What one eye doctor can do

A desire to reach patients in remote pockets of Nepal inspired Dr Indira Poudel to pursue a career in ophthalmology. With The Foundation's support, she now plays a key role in restoring sight to people in the country's far-flung regions.

Dr Indira Poudel has been working at the Tilganga Institute of Ophthalmology in Kathmandu for five years.

From a young age, Dr Indira knew she wanted to study medicine.

While she initially considered gynaecology as her medical profession, it didn't take her too long to decide that ophthalmology was a better decision.

"I knew that ophthalmology would allow me to go out into the far reaches of Nepal to see patients," she says.

"It's a great feeling to restore sight to someone who has been blinded by cataract, especially if they have been living with loss of vision for some time."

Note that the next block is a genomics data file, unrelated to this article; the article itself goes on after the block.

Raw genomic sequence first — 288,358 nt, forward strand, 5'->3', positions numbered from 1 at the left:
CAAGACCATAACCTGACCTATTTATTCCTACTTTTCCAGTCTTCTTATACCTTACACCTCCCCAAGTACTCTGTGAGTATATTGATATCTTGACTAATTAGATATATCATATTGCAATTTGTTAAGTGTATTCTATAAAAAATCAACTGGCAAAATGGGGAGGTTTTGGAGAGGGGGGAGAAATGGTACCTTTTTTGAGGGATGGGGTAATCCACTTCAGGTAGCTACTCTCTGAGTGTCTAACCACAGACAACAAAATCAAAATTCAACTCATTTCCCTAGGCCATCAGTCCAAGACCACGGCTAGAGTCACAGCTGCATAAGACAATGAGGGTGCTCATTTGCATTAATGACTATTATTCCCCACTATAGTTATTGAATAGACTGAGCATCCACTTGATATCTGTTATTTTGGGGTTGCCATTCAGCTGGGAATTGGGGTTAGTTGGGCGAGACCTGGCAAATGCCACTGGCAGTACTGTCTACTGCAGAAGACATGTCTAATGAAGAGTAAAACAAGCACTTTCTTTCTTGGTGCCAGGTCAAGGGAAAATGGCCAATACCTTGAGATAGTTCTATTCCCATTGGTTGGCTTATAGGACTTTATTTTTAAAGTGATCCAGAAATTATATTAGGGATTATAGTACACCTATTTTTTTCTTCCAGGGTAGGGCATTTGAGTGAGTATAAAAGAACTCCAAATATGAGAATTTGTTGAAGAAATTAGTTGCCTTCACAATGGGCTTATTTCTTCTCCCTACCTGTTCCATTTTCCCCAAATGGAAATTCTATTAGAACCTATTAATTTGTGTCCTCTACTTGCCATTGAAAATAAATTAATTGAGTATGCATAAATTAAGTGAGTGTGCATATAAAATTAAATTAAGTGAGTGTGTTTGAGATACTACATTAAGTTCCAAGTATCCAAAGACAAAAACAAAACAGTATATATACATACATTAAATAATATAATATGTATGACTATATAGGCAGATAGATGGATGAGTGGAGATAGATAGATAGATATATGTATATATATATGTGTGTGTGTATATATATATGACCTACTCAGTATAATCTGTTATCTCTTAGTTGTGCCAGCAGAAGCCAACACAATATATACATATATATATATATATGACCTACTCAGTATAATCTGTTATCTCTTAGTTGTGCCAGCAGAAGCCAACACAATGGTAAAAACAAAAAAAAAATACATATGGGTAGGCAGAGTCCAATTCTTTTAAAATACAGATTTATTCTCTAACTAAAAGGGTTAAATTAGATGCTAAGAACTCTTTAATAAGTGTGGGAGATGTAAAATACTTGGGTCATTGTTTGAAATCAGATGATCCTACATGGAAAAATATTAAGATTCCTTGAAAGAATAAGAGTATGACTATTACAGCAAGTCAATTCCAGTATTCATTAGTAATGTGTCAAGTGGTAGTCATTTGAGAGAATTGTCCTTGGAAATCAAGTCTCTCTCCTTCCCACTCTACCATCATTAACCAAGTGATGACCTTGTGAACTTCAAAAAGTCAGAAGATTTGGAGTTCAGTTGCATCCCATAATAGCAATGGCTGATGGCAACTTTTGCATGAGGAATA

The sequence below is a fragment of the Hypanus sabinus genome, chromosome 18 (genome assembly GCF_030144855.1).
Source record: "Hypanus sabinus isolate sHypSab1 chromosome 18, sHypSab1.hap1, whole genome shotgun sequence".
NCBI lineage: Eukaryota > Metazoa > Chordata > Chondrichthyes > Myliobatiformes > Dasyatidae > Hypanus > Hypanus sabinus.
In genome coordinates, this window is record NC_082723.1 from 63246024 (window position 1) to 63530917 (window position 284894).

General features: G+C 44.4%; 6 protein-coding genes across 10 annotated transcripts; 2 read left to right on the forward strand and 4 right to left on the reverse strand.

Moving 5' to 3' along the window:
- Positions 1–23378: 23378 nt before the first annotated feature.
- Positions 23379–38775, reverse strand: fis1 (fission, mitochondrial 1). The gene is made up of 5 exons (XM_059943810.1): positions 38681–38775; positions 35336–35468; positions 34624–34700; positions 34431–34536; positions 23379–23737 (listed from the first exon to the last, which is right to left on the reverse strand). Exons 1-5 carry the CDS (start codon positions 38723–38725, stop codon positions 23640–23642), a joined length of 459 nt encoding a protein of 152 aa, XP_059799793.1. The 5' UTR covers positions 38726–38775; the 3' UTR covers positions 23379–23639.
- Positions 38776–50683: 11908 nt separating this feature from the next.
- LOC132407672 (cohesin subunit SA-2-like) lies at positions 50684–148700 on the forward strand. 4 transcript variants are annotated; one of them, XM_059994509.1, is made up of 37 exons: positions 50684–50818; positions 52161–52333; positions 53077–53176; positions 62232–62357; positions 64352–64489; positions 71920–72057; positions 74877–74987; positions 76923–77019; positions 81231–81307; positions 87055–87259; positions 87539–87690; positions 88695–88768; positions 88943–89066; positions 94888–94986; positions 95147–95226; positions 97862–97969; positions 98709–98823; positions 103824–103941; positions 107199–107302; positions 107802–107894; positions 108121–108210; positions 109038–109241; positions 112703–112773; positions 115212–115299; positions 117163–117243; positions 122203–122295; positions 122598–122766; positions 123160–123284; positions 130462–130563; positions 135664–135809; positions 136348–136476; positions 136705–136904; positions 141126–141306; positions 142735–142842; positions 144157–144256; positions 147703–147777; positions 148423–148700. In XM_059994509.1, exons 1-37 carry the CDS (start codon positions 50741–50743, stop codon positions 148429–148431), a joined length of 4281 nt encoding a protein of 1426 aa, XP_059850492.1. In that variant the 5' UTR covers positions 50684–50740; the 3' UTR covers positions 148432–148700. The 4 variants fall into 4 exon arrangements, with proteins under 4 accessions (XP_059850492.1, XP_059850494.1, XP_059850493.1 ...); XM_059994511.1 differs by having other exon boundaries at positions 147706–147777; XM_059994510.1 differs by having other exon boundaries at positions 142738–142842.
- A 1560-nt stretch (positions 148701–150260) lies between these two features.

Dr Indira was the head doctor at Tilganga's outreach eye clinic in Rasuwa recently. The clinic, held at the Kalika Community Centre, was supported by The Fred Hollows Foundation. 

Over the course of three days, more than 260 patients were seen and 53 operated on to remove cataract while an additional two had surgery for entropion, a condition where the eyelid folds inward.

Dr Indira explains that about a month before the clinic, staff from the Rasuwa Eye Centre went door-to-door to check residents' eyes.

"Some of those houses could be located eight hours away, so it's a very extensive door knock," she says.

The outpatient department screened 1,300 people and identified 95 who had cataracts. These cataract patients were told to attend the upcoming eye clinic where their condition could be treated.

Notices also went up around the Rasuwa area informing residents of the forthcoming clinic. People with any sort of eye problem were encouraged to attend.

"As well as cataract, eye disease or an eye injury can also be treated at these clinics," Dr Indira explains.

Tilganga conducts eye clinics at several locations throughout Nepal on a yearly basis.

"They really are an effective way of reaching people in remote and generally inaccessible areas of the country," Dr Indira says.

>Find out more about The Foundation's work in Nepal.
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